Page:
The Lady Guide to Modern Manners: 8 August

No one wants to be haunted by guilty secrets when on holiday with friends – make sure everything’s out in the open, advises Thomas Blaikie
Dear Thomas,
Some friends have very kindly invited us to a villa party in Italy this summer. We were rather surprised when two of the other guests asked us if we’d like to stay on and spend a few days touring in the region with them. The awkward thing is, they haven’t included the hosts, who have already told us what flights they’re going back on. Even if we say ‘No’, which we’re inclined to do, we’ll still be party to a guilty secret, won’t we – oh dear!
Helen Lox-Brown, Loughborough

Dear Helen,
I quite see the problem. If the hosts were staying on in their villa for another week, no difficulty would arise. It would be perfectly natural to delay your return for a day or two after your stay with them and see more of the area, even accompanied by others from the original villa group.

Those lucky enough to have been invited to Balmoral this summer might well extend the trip and go on either to shooting parties in baronial shooting lodges or a simple tour of the lochs. There would be no need to ask the Queen if she’d like to come too. I feel that these other guests who have made the suggestion have been rather thoughtless and put you in a difficult position, as you say.

It’s never a good idea to have a dark secret, especially in a seething hotbed of intrigue and factionalism such as a villa party. Why not have it all out in the open? Say to these people: isn’t it going to be embarrassing in the villa if we have to conceal our plans from the hosts for the entire time we’re there? Won’t it come out anyway? Won’t it be horribly clear on the last day that we don’t plan to go to the airport? They might say: ‘Oh, we hadn’t thought of that, you’re absolutely right.’ Or they might take the line: ‘But they’ve already booked their flights home, there’s no point in asking them.’ In which case say very firmly that they should be asked as a courtesy and in order not to look as if you’re hiding something or don’t want to include them. In any case, if they’re rich enough to fund a villa party they might well think nothing of changing their flights.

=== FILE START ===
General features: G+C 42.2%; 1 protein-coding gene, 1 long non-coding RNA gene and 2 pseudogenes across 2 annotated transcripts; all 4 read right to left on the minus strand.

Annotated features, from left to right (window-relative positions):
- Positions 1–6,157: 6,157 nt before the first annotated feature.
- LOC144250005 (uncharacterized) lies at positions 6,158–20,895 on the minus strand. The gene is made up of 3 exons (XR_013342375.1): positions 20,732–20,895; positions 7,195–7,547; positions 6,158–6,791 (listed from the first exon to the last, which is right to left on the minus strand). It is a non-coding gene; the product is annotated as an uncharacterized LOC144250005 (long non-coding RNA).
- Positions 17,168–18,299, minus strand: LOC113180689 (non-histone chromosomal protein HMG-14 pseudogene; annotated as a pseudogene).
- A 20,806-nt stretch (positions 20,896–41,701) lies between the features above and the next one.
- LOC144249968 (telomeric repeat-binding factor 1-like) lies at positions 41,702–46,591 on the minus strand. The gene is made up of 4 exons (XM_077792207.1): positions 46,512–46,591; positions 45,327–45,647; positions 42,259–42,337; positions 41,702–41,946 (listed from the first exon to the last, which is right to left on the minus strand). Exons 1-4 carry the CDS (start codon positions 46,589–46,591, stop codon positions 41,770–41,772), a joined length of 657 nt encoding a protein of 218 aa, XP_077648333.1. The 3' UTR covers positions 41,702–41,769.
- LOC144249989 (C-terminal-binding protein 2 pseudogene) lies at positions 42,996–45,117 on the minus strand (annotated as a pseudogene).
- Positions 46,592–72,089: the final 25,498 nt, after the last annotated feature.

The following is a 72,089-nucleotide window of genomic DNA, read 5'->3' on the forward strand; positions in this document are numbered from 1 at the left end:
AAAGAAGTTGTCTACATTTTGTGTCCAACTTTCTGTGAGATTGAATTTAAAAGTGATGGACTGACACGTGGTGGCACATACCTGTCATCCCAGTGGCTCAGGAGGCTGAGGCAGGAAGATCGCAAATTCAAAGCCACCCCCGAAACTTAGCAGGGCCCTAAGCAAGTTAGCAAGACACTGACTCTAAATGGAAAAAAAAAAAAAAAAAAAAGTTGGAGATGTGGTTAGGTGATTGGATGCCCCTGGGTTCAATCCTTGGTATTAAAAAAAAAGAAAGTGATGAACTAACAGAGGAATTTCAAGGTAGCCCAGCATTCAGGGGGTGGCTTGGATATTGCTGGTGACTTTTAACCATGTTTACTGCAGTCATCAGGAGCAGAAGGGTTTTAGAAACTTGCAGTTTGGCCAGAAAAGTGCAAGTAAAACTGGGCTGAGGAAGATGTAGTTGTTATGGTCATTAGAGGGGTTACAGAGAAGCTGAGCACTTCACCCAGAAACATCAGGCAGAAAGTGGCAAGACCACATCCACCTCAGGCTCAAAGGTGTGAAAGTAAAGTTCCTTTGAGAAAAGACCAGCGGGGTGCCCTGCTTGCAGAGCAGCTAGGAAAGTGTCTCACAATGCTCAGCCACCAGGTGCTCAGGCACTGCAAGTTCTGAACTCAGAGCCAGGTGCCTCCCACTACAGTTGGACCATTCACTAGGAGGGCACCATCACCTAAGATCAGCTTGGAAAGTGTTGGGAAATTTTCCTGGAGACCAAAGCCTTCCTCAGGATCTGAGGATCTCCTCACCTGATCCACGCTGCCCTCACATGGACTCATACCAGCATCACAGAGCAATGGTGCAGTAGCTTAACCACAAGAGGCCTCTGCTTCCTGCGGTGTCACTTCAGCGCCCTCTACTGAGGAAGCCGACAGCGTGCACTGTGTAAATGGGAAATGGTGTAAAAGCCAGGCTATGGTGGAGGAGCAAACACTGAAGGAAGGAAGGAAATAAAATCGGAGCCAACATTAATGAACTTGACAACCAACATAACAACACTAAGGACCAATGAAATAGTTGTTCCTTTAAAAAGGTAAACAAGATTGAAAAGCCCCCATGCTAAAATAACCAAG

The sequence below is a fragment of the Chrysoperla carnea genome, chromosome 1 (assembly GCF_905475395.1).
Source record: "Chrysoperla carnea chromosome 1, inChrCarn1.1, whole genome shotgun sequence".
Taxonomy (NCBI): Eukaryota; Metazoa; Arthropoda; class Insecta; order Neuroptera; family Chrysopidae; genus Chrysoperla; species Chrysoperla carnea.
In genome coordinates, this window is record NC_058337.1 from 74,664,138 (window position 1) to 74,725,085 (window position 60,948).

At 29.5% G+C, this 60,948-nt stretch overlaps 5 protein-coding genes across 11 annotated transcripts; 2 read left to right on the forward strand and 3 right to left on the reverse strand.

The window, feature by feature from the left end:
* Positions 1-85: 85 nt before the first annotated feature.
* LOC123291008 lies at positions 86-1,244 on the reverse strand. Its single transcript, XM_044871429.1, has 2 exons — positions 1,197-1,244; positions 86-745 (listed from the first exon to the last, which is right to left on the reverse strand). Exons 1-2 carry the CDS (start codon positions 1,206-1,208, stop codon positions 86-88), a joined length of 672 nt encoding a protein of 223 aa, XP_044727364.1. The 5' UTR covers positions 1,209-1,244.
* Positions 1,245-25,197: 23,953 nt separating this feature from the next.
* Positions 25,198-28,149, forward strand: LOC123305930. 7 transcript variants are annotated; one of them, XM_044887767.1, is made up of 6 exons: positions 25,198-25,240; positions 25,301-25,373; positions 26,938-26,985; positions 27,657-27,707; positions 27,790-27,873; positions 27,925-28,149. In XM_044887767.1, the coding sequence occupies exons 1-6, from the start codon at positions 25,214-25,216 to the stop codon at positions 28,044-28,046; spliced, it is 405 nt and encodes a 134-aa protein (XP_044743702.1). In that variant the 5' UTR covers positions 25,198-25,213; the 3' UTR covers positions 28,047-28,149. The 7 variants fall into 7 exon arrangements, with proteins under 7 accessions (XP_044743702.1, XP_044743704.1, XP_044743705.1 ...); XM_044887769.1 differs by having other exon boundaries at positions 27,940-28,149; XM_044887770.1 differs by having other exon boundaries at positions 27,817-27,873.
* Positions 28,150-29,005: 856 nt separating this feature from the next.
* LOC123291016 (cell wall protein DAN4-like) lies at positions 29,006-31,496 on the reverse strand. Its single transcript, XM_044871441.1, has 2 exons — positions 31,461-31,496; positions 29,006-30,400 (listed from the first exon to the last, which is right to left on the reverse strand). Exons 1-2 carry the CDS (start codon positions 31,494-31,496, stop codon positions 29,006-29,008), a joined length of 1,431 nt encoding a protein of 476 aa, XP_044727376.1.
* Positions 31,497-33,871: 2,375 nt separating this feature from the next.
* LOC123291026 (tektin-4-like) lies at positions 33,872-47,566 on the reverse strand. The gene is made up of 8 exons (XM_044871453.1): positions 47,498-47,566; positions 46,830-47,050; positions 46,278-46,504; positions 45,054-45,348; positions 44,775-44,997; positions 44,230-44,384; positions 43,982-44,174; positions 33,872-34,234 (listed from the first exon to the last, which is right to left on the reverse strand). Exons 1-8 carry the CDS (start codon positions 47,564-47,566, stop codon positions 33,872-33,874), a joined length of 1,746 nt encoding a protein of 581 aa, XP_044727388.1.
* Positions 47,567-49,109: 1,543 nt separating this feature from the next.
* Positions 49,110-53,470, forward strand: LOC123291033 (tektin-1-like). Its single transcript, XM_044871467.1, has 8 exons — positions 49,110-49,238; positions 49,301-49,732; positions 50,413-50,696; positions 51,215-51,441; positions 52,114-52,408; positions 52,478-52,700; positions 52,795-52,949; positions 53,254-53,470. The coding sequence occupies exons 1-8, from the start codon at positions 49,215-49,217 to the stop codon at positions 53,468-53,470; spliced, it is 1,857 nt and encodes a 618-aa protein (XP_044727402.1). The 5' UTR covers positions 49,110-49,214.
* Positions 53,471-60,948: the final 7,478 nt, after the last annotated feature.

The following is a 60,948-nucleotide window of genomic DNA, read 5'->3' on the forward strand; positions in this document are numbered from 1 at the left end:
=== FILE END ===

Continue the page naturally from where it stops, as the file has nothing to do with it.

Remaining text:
If it turns out that these other guests have deliberately excluded the hosts, then they are quite in the wrong and shouldn’t have accepted to be their guests at the villa. Is poison to seep into your party even before it has begun? It’s also more difficult if you’re unable to take the extra days for other reasons, nothing to do with the embarrassing situation. Even so, you need to find a pleasant way to point out that things haven’t been considered properly.

Please send your questions to or write to him at The Lady, 39-40 Bedford Street, London WC2E 9ER


One reader asks: I’ve heard of a titled lady whose title was acquired through marriage, but now she is divorced. To complicate matters, she has become a doctor of the academic kind. How should she style herself? Many are similarly multi-titled. Dame Elizabeth Butler-Sloss, for example, was once a Lord Justice of Appeal but I was wrong, when sent to a railway station to fetch her and not knowing what she looked like, to inquire, ‘Excuse me, are you Lord Justice Butler-Sloss?’

A divorced lady is entitled to retain her ex-husband’s title, but she must put her first name first, as in ‘Diana, Princess of Wales’ or ‘Margaret, Duchess of Argyll’. Some hang on, improperly, to a ladyship even after they have re-married. An ordinary, divorced Mrs should also include her first name, as someone tartly points out in Muriel Spark’s A Far Cry From Kensington: ‘You’re not Mrs Tims. You’re Doris, Mrs Tims’. But neither men nor women are allowed to call themselves ‘Doctor Mr’ or ‘Doctor Lady’ or any other combination of titles: ‘General Lady Colindale.’

They have to choose. It’s not fair.